Generative AI is making huge leaps and bounds, sending ripples across every industry. AI market size was estimated at $136.6bn in 2022 and is expected to reach $196.6bn in 2023.
Financial services is one of the industries that could be transformed by GenAI. However, AI has been in use in the financial sector for years, so what does the recent innovation of GenAI bring to the table?
GenAI in trading and risk management
Jürgen Eckel, managing director and partner at BCG X, Boston Consulting Group’s tech build and design unit, argues that the key benefit for the financial sector in using GenAI is in structuring data, particularly external data, adding that it will also make compliance departments more efficient.
“If you have tools that give you more freedom and time because they take away mundane tasks from your typically overloaded compliance and regulatory departments, that will ultimately make those departments more effective and efficient and will allow them to make better decisions — ultimately allowing you to have a more profitable business.”
Drishdey Caullychurn, founder of TEXpert AI, an AI-powered hiring platform that helps assess and improve workforce diversity, and a former trader, agrees.
“Data extraction, text summarisation, reporting, especially compliance, all of that takes a lot of time and these can be easily handled by GPT and quite safely — it can make things way quicker.”
One of the things that we do is use our AI models to sift through unstructured data to identify collateral
Two months ago, Bloomberg announced BloombergGPT, its large language model (LLM) being “purpose-built from scratch for finance”. But whether the model will be able to outperform human bankers and traders is yet to be seen — right now, it's unlikely.
“There are distinct human elements, for example, the pandemic or Ukraine war, which are factors that a large language model just cannot predict or analyse. In a world where everything’s changing, human insight is absolutely required in trading,” says Lewis Z Liu, cofounder at Eigen Technologies, a startup launched in 2015 that uses AI to transform documents into structured data.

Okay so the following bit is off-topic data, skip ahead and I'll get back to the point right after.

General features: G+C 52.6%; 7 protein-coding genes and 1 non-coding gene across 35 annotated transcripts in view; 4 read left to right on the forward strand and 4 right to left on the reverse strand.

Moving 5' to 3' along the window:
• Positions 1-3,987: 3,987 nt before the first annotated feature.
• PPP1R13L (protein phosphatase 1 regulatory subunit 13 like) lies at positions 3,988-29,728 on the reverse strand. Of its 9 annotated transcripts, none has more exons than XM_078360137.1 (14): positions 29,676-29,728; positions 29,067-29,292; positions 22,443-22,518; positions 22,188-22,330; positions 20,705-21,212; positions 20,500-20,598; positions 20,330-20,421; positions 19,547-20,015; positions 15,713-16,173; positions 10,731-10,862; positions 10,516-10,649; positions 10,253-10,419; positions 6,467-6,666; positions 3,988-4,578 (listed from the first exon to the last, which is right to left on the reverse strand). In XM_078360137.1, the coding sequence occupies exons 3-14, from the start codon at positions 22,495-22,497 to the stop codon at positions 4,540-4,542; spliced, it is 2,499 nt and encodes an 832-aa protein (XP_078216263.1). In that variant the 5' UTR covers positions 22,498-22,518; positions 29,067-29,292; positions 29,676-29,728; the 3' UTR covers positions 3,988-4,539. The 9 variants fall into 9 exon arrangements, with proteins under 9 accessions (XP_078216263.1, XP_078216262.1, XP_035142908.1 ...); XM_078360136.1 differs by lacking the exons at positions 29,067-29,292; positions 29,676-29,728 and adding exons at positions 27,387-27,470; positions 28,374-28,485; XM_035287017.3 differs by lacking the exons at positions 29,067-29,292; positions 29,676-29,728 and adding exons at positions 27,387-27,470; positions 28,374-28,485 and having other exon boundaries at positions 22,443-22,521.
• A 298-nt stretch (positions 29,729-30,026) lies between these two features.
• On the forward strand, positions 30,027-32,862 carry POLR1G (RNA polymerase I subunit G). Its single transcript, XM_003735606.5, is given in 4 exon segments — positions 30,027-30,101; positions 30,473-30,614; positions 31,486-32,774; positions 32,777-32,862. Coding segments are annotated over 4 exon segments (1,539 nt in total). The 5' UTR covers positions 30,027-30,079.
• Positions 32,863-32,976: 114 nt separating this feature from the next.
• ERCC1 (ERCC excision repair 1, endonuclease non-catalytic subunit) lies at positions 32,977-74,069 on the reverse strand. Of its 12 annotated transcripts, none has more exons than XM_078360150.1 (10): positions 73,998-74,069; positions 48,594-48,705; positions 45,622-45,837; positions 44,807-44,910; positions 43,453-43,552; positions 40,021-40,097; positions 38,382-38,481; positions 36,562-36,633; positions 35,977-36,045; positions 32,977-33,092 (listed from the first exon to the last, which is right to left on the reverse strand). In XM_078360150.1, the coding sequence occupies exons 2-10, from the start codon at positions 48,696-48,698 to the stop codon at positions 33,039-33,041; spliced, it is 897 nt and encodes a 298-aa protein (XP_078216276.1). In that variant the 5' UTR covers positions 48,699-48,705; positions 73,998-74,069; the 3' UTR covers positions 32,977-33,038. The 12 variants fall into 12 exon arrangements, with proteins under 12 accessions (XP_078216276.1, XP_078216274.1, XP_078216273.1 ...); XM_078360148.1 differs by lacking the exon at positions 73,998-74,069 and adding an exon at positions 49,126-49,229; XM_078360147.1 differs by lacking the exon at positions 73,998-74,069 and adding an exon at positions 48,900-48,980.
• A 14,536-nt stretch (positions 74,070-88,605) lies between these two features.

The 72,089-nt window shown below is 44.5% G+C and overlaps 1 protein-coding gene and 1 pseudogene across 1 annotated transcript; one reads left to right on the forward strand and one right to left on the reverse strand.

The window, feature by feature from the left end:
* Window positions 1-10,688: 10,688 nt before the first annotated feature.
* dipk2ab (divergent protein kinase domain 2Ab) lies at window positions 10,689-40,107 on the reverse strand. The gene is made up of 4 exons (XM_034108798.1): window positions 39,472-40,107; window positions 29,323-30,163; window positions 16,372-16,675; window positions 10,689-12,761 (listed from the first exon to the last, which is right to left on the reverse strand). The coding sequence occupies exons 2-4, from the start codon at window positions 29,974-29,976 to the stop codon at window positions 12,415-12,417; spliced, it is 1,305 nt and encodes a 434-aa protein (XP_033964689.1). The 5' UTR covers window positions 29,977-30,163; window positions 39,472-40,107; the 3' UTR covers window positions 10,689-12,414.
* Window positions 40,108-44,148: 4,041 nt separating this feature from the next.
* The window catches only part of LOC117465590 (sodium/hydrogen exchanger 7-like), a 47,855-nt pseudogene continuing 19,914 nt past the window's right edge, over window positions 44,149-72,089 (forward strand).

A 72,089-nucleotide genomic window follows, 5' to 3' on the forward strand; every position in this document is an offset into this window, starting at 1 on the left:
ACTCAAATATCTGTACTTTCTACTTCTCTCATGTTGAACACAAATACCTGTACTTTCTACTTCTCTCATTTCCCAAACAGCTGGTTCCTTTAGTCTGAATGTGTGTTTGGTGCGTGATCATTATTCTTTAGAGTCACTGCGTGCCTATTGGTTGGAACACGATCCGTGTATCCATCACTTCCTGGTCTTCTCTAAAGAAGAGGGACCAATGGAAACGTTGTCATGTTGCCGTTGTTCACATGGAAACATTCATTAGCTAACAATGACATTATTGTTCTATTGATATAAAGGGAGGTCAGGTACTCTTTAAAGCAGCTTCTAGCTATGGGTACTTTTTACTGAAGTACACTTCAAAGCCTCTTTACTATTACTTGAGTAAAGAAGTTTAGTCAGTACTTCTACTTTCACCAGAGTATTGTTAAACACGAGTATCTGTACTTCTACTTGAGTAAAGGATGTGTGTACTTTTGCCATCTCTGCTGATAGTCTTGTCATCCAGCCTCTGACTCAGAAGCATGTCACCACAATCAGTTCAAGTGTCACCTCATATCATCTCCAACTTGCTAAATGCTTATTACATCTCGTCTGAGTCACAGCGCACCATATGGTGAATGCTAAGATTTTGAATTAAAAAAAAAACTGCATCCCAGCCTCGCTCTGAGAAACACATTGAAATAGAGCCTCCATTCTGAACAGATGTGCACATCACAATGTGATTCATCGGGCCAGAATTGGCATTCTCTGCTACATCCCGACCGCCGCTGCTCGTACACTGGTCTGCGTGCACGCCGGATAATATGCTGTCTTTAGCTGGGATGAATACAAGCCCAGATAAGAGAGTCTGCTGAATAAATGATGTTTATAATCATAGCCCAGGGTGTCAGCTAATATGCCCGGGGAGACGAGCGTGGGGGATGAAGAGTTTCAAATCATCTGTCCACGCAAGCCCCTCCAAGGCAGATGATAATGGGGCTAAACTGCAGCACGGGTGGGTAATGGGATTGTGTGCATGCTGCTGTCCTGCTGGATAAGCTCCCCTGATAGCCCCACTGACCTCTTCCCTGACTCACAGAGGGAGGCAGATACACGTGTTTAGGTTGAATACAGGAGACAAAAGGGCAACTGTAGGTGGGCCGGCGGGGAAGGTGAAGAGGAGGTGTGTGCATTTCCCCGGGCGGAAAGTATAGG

Liu says that GenAI could also be used in predicting financial crises. “One of the interesting things in 2008, when I was working in finance, was that there was one bank that we were working with that couldn't find $2bn worth of collateral — it was hidden somewhere in all the data.
“Banking systems have terrible data and it caused a financial crisis. So today, one of the things that we do is use our AI models to sift through unstructured data to identify collateral.”
GenAI in marketing and customer experience
According to a survey from The Economist, 77% of bankers believe that the ability to unlock the value of AI will be the difference between the success or failure of banks. The study also showed that banks will continue to adapt tech into their internal structures in order to enhance customer experience, product offerings and new revenue streams.
When you ask ChatGPT to do recommend or ideate something, it's just mansplaining as a service. Even if it's not certain about the answer and might be incorrect, it's very authoritative
Eckel says that there’s huge potential in using GenAI in marketing and customer experience. “With a powerful tool like GenAI they can get highly automated, structured, data-driven imagery and marketing messages to get people to invest, open accounts and more.”